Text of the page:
Buying in Mexico

Buying real estate in San Carlos is a very easy process when you work with people who know what they are doing. Just as with purchasing property from your home country there is a process and when the process is followed you can expect a smooth transaction. Utilizing the services of trusted professionals at every point during the transaction will make for a pleasant experience.

The following information is provided for your education and so that you will understand the process as you begin your home buying search.


#1. Mexican Government
In the 1970’s the Government of Mexico enacted a law whereby foreigners could buy land in the previously restricted coastal and border areas. This law states that property may be purchased by foreigners utilizing a Bank Trust Deed, known as a Fedeicomiso. This law honors the Mexican Constitution, which previously denied ownership to foreigners in these specific geographical zones; encourages foreign investment which benefits the Mexican economy; and provides the foreign buyer an opportunity to own property in Mexico’s coastal resort with legal mechanisms in place.

#2. Bank (Trustee)
The Bank acts as the Trustee of your property however, the Bank does not own your property, nor does the Bank count your property among its assets. Although the Bank’s name is listed as the Trustee of the property, the Bank is virtually the keeper of the paperwork with no rights to your property.

#3. You (Beneficiary)
You are listed as the Beneficiary on the Bank Trust Deed and as such, you retain and enjoy all the rights of ownership while the Bank acts as Trustee.  The Beneficiary (you) can instruct the bank to sell the property at any time.  As primary Beneficiary of the Trust, you have essentially all the rights of fee-simple ownership, including the right to name heirs to your property.  Under Mexican law, the Bank, as Trustee, has a fiduciary obligation to respect the rights of the Beneficiary, You.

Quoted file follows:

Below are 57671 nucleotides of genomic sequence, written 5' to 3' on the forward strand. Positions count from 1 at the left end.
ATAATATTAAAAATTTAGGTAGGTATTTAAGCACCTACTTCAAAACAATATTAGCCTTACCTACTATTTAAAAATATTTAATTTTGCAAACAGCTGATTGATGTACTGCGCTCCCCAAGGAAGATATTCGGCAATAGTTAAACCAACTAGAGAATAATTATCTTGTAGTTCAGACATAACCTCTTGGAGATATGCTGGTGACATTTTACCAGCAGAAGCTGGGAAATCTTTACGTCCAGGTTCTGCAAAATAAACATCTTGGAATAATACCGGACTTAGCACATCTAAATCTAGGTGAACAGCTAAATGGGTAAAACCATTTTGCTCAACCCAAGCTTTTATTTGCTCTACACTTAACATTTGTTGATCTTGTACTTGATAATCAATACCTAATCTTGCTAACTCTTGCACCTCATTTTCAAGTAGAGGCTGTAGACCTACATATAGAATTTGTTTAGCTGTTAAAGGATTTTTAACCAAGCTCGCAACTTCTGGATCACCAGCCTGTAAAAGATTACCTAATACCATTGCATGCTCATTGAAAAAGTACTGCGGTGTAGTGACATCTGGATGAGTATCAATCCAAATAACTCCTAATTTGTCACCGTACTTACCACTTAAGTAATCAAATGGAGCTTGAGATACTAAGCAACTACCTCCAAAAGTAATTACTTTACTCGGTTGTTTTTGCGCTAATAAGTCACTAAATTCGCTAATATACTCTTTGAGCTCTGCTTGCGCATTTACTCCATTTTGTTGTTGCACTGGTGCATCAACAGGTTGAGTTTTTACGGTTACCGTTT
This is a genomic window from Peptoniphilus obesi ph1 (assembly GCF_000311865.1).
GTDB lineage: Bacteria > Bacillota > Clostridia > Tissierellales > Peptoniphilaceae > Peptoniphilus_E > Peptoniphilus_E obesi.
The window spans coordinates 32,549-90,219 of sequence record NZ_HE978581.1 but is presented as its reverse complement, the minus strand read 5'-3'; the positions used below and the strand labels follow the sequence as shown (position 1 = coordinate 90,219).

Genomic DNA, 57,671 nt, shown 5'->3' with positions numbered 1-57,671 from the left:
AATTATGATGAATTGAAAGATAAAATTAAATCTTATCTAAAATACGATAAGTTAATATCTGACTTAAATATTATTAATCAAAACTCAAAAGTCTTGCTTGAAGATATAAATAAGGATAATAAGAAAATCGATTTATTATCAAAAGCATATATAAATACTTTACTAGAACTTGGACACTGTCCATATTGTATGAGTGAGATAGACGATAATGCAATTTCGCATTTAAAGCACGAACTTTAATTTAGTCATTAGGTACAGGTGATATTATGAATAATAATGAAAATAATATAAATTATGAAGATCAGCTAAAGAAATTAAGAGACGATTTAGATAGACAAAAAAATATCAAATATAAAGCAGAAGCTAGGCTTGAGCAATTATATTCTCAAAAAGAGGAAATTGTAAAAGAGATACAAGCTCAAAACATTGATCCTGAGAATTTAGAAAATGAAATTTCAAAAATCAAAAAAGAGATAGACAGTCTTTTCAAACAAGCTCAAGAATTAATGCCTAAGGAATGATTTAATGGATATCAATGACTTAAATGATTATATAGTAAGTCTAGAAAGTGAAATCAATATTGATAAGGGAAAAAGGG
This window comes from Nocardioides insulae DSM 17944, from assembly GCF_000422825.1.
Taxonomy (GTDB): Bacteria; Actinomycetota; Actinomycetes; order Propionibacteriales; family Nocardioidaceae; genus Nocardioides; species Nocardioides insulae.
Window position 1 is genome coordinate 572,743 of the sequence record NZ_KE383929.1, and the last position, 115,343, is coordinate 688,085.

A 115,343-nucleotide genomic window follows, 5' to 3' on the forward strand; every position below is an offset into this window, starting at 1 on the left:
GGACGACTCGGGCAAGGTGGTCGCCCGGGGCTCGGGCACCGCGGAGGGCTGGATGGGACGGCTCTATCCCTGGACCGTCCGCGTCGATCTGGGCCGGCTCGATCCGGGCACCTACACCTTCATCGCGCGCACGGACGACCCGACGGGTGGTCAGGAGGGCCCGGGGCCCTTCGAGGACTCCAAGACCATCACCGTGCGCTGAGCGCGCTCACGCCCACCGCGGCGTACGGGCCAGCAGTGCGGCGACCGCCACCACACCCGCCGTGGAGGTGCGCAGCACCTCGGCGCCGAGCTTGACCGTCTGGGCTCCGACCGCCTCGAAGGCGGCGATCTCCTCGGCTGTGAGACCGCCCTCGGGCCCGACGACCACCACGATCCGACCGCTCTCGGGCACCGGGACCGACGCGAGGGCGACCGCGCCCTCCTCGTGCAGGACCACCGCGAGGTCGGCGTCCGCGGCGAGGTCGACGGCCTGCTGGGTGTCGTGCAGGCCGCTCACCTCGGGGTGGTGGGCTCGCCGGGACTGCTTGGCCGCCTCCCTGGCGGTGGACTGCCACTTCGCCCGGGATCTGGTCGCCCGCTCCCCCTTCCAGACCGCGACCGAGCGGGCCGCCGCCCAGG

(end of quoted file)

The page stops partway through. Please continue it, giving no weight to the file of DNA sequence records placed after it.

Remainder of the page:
Process: Parties Involved

#1. Licensed Broker & Agent

Effective 2006, the State of Sonora enacted Law 150 which states that all real estate agents must attend a licensing course for realtors and obtain certification. It is imperative that you work with a licensed realtor in order to ensure that NAR/AMPI Code of Ethics are adhered to throughout the purchasing process.

#2. Your Attorney

It is imperative that an attorney review the seller’s documents to make sure that everything is in order and that all of your legal questions are answered. We are fortunate to have several qualified attorneys in San Carlos to perform this service for you. The lawyer or the paralegal in the law office will also generate all the documents necessary for the submission to the Bank for the trust.

#3. The Notario

A Notario is a lawyer who has been appointed by the Government to handle all real estate transactions. In fact, no real estate transactions occur without the services of the Notario. The fees for the Notario are included in your closing fees.

#4. The Bank

Once the property closing has occurred your paperwork is sent to the Bank for purposes of creating the trust. The time frame for receiving your final trust document depends on the bank involved and how efficient they are in their trust departments. However, once the closing has occurred you are considered the legal beneficiary of the property.